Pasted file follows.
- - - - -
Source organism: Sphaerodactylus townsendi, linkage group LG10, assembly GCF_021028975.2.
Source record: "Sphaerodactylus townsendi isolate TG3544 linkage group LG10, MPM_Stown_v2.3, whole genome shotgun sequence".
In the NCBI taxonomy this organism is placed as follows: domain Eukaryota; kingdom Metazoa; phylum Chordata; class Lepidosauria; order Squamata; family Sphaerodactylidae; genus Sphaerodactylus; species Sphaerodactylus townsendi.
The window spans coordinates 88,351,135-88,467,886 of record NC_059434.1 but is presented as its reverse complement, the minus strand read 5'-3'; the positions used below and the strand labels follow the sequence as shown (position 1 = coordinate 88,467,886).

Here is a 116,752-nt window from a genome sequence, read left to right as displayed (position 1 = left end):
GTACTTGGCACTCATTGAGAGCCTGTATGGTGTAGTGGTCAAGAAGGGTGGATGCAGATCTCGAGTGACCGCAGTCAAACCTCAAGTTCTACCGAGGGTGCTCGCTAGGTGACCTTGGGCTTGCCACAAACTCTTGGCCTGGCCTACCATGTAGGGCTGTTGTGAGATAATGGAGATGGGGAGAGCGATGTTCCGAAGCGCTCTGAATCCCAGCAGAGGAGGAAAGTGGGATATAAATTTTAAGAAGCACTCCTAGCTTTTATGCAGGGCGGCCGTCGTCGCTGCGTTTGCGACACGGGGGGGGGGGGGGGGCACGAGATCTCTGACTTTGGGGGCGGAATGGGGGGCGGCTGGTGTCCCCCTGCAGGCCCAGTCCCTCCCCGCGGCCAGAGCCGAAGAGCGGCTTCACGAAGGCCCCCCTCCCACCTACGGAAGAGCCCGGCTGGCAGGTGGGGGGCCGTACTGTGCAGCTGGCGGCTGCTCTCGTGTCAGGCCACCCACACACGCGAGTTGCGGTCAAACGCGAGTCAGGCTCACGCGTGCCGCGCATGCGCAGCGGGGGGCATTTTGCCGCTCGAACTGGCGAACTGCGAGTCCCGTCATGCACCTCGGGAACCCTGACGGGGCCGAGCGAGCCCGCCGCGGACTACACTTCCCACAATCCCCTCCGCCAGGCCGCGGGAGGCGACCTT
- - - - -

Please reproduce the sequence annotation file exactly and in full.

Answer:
Source organism: Sphaerodactylus townsendi, linkage group LG10, assembly GCF_021028975.2.
Source record: "Sphaerodactylus townsendi isolate TG3544 linkage group LG10, MPM_Stown_v2.3, whole genome shotgun sequence".
In the NCBI taxonomy this organism is placed as follows: domain Eukaryota; kingdom Metazoa; phylum Chordata; class Lepidosauria; order Squamata; family Sphaerodactylidae; genus Sphaerodactylus; species Sphaerodactylus townsendi.
The window spans coordinates 88,351,135-88,467,886 of record NC_059434.1 but is presented as its reverse complement, the minus strand read 5'-3'; the positions used below and the strand labels follow the sequence as shown (position 1 = coordinate 88,467,886).

Here is a 116,752-nt window from a genome sequence, read left to right as displayed (position 1 = left end):
GTACTTGGCACTCATTGAGAGCCTGTATGGTGTAGTGGTCAAGAAGGGTGGATGCAGATCTCGAGTGACCGCAGTCAAACCTCAAGTTCTACCGAGGGTGCTCGCTAGGTGACCTTGGGCTTGCCACAAACTCTTGGCCTGGCCTACCATGTAGGGCTGTTGTGAGATAATGGAGATGGGGAGAGCGATGTTCCGAAGCGCTCTGAATCCCAGCAGAGGAGGAAAGTGGGATATAAATTTTAAGAAGCACTCCTAGCTTTTATGCAGGGCGGCCGTCGTCGCTGCGTTTGCGACACGGGGGGGGGGGGGGGGCACGAGATCTCTGACTTTGGGGGCGGAATGGGGGGCGGCTGGTGTCCCCCTGCAGGCCCAGTCCCTCCCCGCGGCCAGAGCCGAAGAGCGGCTTCACGAAGGCCCCCCTCCCACCTACGGAAGAGCCCGGCTGGCAGGTGGGGGGCCGTACTGTGCAGCTGGCGGCTGCTCTCGTGTCAGGCCACCCACACACGCGAGTTGCGGTCAAACGCGAGTCAGGCTCACGCGTGCCGCGCATGCGCAGCGGGGGGCATTTTGCCGCTCGAACTGGCGAACTGCGAGTCCCGTCATGCACCTCGGGAACCCTGACGGGGCCGAGCGAGCCCGCCGCGGACTACACTTCCCACAATCCCCTCCGCCAGGCCGCGGGAGGCGACCTT